When is a TLR not a real TLR? When it is a Bolseyflex! Not really a fair comment, quite a few manufacturers were producing what are considered pseudo-TLRs (short for Twin Lens Reflex) cameras mid last century. They were not much more than a box camera but often with a bright viewfinder. The market they aimed at was the casual user who did not want to invest time into learning the intricacies of photography.
The Bolseyflex is a camera that could quite easily be taken to a party, picnic or for travel to capture the moments and sights. With the one shutter speed selection and easy controls for lighting conditions, focusing is the most complex part of the process.
An advantage a camera like the Bolseyflex has is that it uses 120 medium format film producing 6x6cm frames. This gives the user quite a bit of latitude in the final result. That is especially important due to the period the camera was first utilised. It was very common to have small square prints. In fact, I found a bunch of these in my father’s shoebox probably taken with a similar type of camera.
- Ferrania Rondine – Little Italian Bird
- Ensign Ful-Vue – Is it really the full view?
- Kodak Brownie Six-20 Model D – Beauty is box
Recently I have been pressed for time to shoot. So this was the perfect camera to take on a few outings and run a couple of rolls of film through it.
The Bolseyflex was a product from a well known camera designer, Jacques Bogopolsky, a Ukrainian later known as Bolsey. Based in Geneva, Switzerland, he designed the Alpa camera. The Alpa is a very coveted camera, amongst collectors and photographers, and considered one of the elite quality machines.
Also designed by Bolsey was the Bolex movie camera, another product which is keenly sought out now, but was also a yardstick in movie cameras back then. It actually became the name of the company in the 1920s. He designed both of these before he sold his business in 1930.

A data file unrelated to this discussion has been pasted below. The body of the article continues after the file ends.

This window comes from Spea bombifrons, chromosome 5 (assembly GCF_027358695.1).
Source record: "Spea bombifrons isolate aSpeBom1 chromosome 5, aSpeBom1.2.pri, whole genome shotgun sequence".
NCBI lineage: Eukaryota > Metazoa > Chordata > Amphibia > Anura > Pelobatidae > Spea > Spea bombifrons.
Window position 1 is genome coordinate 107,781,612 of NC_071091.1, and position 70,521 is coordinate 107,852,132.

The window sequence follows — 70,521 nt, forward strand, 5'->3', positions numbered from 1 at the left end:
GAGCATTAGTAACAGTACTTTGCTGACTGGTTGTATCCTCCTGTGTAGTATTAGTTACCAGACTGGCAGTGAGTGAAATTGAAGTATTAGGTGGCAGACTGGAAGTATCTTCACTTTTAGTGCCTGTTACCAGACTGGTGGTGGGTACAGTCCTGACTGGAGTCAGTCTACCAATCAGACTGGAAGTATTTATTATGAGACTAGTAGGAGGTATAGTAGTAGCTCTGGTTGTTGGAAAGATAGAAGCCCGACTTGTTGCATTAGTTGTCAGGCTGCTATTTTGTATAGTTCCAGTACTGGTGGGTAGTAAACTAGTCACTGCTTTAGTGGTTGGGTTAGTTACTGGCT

In 1939 Bolsey moved to the United States. He did start a business to import Alpa cameras and also design and sell new movie cameras. This included significant work with the US military for rangefinder and movie cameras.
Soon after World War 2, in 1947, he started the Bolsey Corporation of America. It was this company which released the Bolsey-Flex in 1954. Unlike a lot of the other cameras, Bolsey did not design this one, it was based on the German Ising Pucky Ia and rebadged.
The Bolsey-Flex is a pseudo-TLR with very simple controls. It is styled quite ornate as a point of distinction.
The follow up model is the Bolseyflex (notice that is does not have the hyphen) which was released four years later in 1958. This time likely rebadging the Ising Pucky IIa. Both the Bolsey cameras came in a pistachio green leatherette which was a popular decorative colour in homes in the 1950s.
Jacques Bolsey passed away in 1961, but beforehand, the Bolsey Corporation of America was sold in 1956. Over time the company would not continue to manufacture cameras and relegate itself to the history of photography.
The Bolseyflex is a medium format box camera, often referred to as a pseudo-TLR. The reason for this is that it has a separate viewing lens. Unlike a regular TLR though, the viewing lens does not aid in focusing. The camera was manufactured from 1958 and was based on the Ising Pucky IIa.
Using 120 medium format film, it shoots 12 6x6cm square frames. Film is advanced without any double exposure lock. Forward winding is managed by aligning the next frame number through the little red window at the back. The window has a sliding cover to help reduce any light leaks.
Construction is cast aluminium with a pistachio imitation leather covering (note that most have faded now and do not look pistachio). Viewing is from above through a bright finder. It has the shutter release button next to the finder, which gets covered when the top is closed.
The lens has an 80mm focal length and is uncoated. Aperture is a maximum of f/7.7. It has three aperture settings depending on the weather conditions. f/7.7 for cloudy, f/11 for intermediate and f/16 for sunny. Keep in mind this was aimed at much slower film stock available mid last century.